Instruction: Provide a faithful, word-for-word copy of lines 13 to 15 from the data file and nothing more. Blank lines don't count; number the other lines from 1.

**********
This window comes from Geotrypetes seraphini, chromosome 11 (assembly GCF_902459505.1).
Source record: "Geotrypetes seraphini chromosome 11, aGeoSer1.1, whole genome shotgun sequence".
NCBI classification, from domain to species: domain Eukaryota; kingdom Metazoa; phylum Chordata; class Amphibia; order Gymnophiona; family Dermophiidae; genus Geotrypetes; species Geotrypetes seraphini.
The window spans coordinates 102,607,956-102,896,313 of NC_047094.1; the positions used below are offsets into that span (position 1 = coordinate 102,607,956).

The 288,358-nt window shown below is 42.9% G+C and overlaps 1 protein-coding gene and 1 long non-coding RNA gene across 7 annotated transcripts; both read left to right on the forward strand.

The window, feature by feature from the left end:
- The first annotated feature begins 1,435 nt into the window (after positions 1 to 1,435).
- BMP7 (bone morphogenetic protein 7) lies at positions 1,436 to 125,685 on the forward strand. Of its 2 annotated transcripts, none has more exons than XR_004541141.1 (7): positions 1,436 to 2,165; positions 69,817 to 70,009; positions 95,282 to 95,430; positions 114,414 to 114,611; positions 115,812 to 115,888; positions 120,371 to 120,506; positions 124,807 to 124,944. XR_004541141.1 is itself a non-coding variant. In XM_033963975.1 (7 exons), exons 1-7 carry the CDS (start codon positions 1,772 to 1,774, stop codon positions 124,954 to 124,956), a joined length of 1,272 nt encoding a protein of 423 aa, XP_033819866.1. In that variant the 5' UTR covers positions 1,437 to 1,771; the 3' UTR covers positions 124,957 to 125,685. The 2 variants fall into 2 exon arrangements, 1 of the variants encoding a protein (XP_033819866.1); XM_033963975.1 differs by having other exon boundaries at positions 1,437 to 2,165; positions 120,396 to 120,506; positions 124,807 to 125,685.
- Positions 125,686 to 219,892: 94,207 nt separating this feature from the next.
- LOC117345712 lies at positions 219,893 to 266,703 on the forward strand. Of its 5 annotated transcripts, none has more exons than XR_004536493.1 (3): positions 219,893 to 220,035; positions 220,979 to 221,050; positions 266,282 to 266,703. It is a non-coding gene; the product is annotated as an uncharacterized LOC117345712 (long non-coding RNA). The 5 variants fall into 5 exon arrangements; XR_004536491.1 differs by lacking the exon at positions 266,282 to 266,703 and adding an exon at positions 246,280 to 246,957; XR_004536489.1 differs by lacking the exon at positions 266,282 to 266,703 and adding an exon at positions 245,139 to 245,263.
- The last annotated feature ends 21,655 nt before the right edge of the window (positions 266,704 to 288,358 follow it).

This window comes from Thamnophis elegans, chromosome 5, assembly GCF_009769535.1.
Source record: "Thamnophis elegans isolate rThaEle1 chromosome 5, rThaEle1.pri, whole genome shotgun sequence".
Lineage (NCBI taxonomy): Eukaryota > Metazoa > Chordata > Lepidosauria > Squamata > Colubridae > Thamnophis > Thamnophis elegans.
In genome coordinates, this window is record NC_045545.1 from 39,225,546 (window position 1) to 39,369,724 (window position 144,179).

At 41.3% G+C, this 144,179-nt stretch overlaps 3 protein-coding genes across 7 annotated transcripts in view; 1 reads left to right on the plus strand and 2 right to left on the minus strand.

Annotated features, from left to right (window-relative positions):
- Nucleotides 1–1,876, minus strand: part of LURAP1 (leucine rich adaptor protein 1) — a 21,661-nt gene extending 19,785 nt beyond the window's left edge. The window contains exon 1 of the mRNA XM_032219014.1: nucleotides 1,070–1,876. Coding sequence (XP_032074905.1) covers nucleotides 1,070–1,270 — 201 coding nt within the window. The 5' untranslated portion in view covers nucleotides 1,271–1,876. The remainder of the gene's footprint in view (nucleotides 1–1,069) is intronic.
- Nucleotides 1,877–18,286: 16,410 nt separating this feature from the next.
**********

Source record: "Thamnophis elegans isolate rThaEle1 chromosome 5, rThaEle1.pri, whole genome shotgun sequence".
Lineage (NCBI taxonomy): Eukaryota > Metazoa > Chordata > Lepidosauria > Squamata > Colubridae > Thamnophis > Thamnophis elegans.
In genome coordinates, this window is record NC_045545.1 from 39,225,546 (window position 1) to 39,369,724 (window position 144,179).